Join 3,556 readers in helping fund MetaFilter (Hide)


Making the case for additional workplace lactation rooms
March 8, 2013 3:25 PM   Subscribe

Help me make an argument to my direct boss, and then facilities/HR, about why we should have a per-building lactation room on our three-building work campus (vs. one lactation room in one building).

This is a mid-size, publicly traded company in California. There are around 500 people at one campus, across three buildings. There is a dedicated lactation space in one of the three, which is at most a 5 minute walk from any other site in the other two buildings, although it's across parking lots and up stairs. There's a new mom in my building, and facilities is pushing back on accommodating her with a lactation space in our building. I'm a people-manager within our group, although not this person's direct manager. I am a woman, mom and pumped at work, so I feel that I want to advocate for the new mom. Rather than fight with facilities myself I'm trying to take this up with my direct boss (a VP whom she indirectly reports to). He's generally supportive but has been playing devil's advocate about why the space in the other building isn't sufficient.

I don't think it's a legal issue where the company isn't meeting their obligations. There also aren't many women pumping at work, so far as I can tell, so the one room/500 people thing might not be a strong argument. We have not yet heard of scheduling conflicts. My boss basically doesn't buy that the extra minutes of walking add up to more value in saved time than the cost of building a new space. I've tried to make the argument that more than saving this person the 20 extra person-minutes a day of walking you're showing her you value and support her, and perhaps that retains her in the long term. Plus you're showing your future-mom employees that you support their parenting choices. But I feel I'm not being articulate - what else can I add? The closest thing I've come up to an argument that he's bought is to ask, if the bathrooms all burned down, would he expect everyone to happily walk to the next building three times a day, every day, indefinitely.

I'm kind of upset about this and probably not writing clearly, but will be back later tonight if any questions come up. We are going to talk more on Monday. I'd be interested in any thoughts, or if this really isn't that big a deal. It's also a bit unclear how big a deal it is to the actual employee, and I'm planning to clarify with her how she feels before making this into a larger issue.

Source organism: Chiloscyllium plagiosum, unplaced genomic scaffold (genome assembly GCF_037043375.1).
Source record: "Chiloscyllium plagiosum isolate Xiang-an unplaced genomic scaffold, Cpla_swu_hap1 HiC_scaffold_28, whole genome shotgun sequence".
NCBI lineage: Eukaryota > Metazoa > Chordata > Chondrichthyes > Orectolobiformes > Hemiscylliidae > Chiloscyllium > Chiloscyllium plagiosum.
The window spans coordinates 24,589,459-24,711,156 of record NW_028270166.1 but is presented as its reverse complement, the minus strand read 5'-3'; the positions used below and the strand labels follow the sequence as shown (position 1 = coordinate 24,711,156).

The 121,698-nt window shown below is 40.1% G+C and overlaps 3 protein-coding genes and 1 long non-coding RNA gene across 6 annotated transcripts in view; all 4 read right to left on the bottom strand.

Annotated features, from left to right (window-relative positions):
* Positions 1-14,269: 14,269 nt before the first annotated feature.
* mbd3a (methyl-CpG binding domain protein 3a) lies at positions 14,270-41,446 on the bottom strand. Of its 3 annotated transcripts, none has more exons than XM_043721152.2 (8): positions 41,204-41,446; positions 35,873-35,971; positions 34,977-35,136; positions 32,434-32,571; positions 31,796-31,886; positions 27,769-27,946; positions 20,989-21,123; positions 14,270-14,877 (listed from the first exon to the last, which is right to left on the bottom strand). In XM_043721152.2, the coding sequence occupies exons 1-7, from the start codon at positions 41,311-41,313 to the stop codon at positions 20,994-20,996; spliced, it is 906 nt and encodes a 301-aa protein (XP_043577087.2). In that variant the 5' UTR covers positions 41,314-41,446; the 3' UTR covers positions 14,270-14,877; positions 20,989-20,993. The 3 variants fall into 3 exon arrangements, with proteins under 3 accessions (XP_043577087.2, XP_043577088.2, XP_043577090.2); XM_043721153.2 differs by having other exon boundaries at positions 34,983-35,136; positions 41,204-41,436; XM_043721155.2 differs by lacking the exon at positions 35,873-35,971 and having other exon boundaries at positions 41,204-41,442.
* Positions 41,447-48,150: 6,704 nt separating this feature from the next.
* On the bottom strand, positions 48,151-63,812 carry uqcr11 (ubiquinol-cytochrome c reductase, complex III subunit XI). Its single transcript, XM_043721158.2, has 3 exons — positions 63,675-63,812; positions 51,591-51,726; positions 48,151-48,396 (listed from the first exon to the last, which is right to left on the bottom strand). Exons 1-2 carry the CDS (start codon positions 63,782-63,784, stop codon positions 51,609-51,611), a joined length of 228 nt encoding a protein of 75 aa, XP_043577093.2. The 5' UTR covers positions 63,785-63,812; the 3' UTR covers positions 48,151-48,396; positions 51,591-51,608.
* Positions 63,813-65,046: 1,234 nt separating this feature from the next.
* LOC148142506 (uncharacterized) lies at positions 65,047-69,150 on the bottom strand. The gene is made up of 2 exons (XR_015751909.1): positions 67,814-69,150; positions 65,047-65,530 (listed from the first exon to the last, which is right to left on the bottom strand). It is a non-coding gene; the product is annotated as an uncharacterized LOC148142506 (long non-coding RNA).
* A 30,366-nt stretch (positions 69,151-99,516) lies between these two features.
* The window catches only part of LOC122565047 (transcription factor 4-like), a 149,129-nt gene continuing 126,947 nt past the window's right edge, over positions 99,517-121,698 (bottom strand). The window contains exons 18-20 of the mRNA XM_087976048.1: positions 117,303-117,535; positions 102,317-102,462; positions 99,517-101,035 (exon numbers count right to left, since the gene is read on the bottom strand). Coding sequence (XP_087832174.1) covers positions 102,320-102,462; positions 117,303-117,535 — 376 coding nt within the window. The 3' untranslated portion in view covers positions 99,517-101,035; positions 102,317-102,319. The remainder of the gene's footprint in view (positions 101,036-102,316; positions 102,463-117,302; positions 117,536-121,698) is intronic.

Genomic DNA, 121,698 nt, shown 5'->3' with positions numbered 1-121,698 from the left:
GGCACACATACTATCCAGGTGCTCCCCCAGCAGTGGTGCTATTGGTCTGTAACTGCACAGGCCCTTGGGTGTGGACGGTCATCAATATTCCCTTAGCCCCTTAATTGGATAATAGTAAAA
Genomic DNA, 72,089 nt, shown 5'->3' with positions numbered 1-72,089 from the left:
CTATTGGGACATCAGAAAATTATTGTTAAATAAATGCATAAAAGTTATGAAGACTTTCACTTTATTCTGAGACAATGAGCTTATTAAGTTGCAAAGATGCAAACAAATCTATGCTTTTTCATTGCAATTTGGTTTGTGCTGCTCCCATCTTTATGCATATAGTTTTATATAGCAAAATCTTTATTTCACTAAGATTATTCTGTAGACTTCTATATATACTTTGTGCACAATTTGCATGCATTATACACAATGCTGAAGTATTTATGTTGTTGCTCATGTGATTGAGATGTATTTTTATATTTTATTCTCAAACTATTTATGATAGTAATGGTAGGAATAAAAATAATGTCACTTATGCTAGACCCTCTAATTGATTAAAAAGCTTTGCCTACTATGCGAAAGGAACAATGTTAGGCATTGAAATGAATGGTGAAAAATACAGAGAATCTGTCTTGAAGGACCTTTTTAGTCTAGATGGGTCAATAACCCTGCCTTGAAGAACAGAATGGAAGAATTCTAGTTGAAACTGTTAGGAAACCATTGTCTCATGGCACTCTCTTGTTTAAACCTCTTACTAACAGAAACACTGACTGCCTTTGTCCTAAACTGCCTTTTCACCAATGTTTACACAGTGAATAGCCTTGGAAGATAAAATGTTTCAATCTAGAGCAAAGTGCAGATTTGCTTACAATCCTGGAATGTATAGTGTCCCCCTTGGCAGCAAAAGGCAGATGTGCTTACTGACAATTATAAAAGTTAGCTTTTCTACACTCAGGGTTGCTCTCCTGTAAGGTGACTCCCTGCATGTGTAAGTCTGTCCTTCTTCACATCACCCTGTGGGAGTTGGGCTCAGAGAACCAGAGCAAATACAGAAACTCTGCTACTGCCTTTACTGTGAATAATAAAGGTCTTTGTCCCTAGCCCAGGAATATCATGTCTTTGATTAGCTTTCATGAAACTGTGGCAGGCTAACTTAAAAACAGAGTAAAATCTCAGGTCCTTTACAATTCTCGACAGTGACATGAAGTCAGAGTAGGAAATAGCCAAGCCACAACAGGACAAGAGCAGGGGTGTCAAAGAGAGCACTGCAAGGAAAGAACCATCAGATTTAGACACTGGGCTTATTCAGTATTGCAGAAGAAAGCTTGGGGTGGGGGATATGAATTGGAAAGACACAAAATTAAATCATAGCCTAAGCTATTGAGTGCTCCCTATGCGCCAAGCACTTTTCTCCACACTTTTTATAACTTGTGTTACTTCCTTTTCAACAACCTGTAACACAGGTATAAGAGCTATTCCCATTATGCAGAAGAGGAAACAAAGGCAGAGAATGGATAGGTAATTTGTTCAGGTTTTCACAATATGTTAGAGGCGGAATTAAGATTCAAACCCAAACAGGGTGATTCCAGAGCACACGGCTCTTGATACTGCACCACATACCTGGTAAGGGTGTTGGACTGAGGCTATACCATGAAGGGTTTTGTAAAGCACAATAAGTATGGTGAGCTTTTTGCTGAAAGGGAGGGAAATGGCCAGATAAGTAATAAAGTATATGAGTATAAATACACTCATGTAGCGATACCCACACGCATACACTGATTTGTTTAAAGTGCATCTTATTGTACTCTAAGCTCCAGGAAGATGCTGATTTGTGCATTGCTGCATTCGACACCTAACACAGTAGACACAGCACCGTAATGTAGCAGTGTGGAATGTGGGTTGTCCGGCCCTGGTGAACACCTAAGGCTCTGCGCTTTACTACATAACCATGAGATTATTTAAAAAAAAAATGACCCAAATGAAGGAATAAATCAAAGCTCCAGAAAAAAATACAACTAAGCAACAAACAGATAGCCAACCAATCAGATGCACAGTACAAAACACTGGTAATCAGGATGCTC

posted by handful of rain to Work & Money (13 answers total) 2 users marked this as a favorite
 
Something to consider is that you're not required to make a "permanent" space: converting an existing office (with curtains over any windows, etc.) may be an easier sell.
posted by SMPA at 3:29 PM on March 8, 2013 [1 favorite]


When you say "building a new space", exactly what would the company need to do? Meaning, is it just that there are no rooms right now that would be suitable, so another room would need to be subdivided, or is that the other lactation room has sink etc, so you would expect this one to have the same?

I pumped at work for both my kids, for a year each time. The first setup was a shared "guest office", which was hateful (had to tape paper over the windows, had to negotiate with guest workers when they visited), so I pushed back and got a small room elsewhere in the same building designated as a lactation room. No rebuilding was required, it's kind of like a large walk in closet (or a very small office!) with a lockable door, and a small refrigerator. Our facilities person was going to put an easy chair and table in there, but I requested a desk because personally I prefer to work at the computer while I pump (helps me relax and not obsess over how much I'm producing). So I guess I'm saying, make sure he or you doesn't have an overly expensive vision of what this needs to be.

The bathroom analogy makes me cringe (so many women expected to pump in toilets - ugh), but if it wins him over, then ask him to imagine there are no mens rooms in his building, only a womens restroom. He has to walk over to the other building every time he needs to use the mens room. His boss refuses to build a mens room in his building because the one in the other building is perfectly adequate. Would he feel valued as an employee?